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Easily Edit and Fix Your Listing Photos

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As a reseller of clothes, sneakers, and accessories online, you know how important great listing photos are to your sales results. Even with an incredible photo studio or set-up, you’ll likely still need to fix your photos by adjusting light, tone, saturation, contrast, brightness, or more, in order to make them look truly professional. Don’t worry, we’ve got your covered!

Different photo editing apps call the group of Adjustment Tools (and even the individual tools within the group) by slightly different names, but regardless of what photo editing app or photography software that you’re using, the end result, and how the settings work for each of these photo editing adjustment tools are largely similar. We’ll list the name variations for each tool to make it easier for you to apply these tips across a wide range of photo editing apps.

If you want to learn how to create listing photos that sell including all the angles you should be capturing, please check out the article in the Genius Portal.

If you’re not sure which photo editing app to use, and want to learn more about the ones that we use all the time, check out this article.


Before We Start Fixing & Editing…

This article is going to teach you about easy and quick ways to fix your photos after you have taken them. If you want to learn how to take the best listing photos, photos that really help you sell your items quicker and for more money, then you should go back to the Genius Portal, and read our article “How to Take Listing Photos that Sell” before diving into this one.

If you’re not sure which photo editing app to use and want to learn more about the ones that we love and use all the time, you can learn more by reading about our favorite Photo Editing Apps in the Genius Portal in the article “The Best Photo Editing Apps for Resale Listing Photography”

If you want to skip ahead. to download our condensed how-to guide before we get started, just click the button below. It will take you to the end of this article where you can download the free Adjustment Tools Editing and Fixing Photos Cheat Sheet.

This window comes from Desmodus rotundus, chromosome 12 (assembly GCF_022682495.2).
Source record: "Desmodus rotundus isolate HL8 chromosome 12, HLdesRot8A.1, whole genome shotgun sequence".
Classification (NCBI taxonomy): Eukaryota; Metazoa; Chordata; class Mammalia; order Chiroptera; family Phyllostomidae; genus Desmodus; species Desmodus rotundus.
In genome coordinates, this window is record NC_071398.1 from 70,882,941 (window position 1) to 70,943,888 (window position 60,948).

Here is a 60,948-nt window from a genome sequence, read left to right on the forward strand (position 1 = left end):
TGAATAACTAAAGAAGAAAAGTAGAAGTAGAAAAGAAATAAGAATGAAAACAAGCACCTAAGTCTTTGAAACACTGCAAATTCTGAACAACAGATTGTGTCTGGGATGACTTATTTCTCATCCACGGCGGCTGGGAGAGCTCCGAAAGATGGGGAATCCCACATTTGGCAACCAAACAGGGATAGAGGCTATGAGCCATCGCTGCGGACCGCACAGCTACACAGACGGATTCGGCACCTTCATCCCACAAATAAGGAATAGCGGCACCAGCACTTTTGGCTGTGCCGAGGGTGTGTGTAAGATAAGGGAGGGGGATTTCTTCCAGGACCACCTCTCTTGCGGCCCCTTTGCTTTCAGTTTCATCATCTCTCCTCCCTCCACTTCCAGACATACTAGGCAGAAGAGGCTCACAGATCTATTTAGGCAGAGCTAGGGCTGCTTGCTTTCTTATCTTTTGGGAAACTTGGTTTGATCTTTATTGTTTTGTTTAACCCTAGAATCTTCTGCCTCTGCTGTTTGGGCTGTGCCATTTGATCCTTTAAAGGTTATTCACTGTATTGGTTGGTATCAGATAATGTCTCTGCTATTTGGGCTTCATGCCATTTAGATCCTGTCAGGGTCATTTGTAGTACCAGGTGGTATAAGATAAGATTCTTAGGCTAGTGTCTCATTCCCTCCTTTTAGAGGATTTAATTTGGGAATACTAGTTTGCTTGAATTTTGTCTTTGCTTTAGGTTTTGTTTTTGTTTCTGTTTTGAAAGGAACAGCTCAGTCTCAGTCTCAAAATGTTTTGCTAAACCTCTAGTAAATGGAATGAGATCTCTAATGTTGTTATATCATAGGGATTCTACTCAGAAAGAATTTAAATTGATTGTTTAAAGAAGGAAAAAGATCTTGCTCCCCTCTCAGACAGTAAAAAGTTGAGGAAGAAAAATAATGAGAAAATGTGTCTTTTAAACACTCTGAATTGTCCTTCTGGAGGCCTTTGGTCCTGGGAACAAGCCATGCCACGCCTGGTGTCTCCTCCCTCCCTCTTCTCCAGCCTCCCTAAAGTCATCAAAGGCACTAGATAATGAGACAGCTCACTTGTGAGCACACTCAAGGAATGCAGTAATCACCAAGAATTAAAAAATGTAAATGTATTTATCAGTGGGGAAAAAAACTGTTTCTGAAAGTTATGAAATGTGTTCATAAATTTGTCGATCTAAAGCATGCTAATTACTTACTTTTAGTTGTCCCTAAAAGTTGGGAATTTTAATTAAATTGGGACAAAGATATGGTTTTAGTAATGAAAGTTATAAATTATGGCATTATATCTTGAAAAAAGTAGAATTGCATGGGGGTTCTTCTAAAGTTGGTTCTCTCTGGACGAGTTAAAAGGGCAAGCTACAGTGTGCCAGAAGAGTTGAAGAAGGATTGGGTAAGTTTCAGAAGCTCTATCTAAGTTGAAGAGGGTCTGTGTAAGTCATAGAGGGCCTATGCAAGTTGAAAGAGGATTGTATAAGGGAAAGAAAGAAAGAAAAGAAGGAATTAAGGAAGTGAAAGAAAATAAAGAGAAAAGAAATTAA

What Will You Learn?


Post-production photo editing, particularly Lighting and Tone Adjustments, can fix many of the common issues that sellers make when taking pictures of their items for resale. Whether you have a professional photo studio or no set-up at all, these tips will help you improve the quality and appearance of your photos. 


In this article, you’ll learn what each photo-editing setting does, as well as the “general” recommended settings for each tool specifically geared towards making your resale listing photos look spectacular. We will cover the following topics:

  • All the different types of adjustment tools, their names, and common name variations
  • What each tool actually does to your photo
  • The photo adjustment tools you should use the most, and which ones are better left alone
  • The suggested settings for each adjustment tool for editing and fixing your photos
  • A quick and easy cheat sheet that you can use to help you fix or edit your photos in less than a minute
  • By the end of this article, you’ll be able to use photo editing adjustments to fix common issues such as: too dark, too light, weird color tones, grainy, not enough detail, photo doesn’t “pop,” and more, to create professional-looking photos


Photo Editing Adjustment Tools

Keep in mind you always want to adjust your photo in moderation, so that the end result doesn’t actually look edited. You want the appearance of great lighting and want the true colors to show up. Compare your edited photo to the item in real life. Never hide flaws or change it so much that it looks like a different item or different color.